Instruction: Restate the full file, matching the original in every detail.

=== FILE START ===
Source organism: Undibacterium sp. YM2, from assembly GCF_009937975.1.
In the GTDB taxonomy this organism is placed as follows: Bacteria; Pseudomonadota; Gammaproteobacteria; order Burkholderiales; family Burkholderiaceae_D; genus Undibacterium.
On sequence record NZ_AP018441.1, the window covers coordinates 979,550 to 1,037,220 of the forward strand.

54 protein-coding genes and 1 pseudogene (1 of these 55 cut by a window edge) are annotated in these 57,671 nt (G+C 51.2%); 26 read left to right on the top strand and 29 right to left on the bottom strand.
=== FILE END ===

Source organism: Undibacterium sp. YM2, from assembly GCF_009937975.1.
In the GTDB taxonomy this organism is placed as follows: Bacteria; Pseudomonadota; Gammaproteobacteria; order Burkholderiales; family Burkholderiaceae_D; genus Undibacterium.
On sequence record NZ_AP018441.1, the window covers coordinates 979,550 to 1,037,220 of the forward strand.

54 protein-coding genes and 1 pseudogene (1 of these 55 cut by a window edge) are annotated in these 57,671 nt (G+C 51.2%); 26 read left to right on the top strand and 29 right to left on the bottom strand.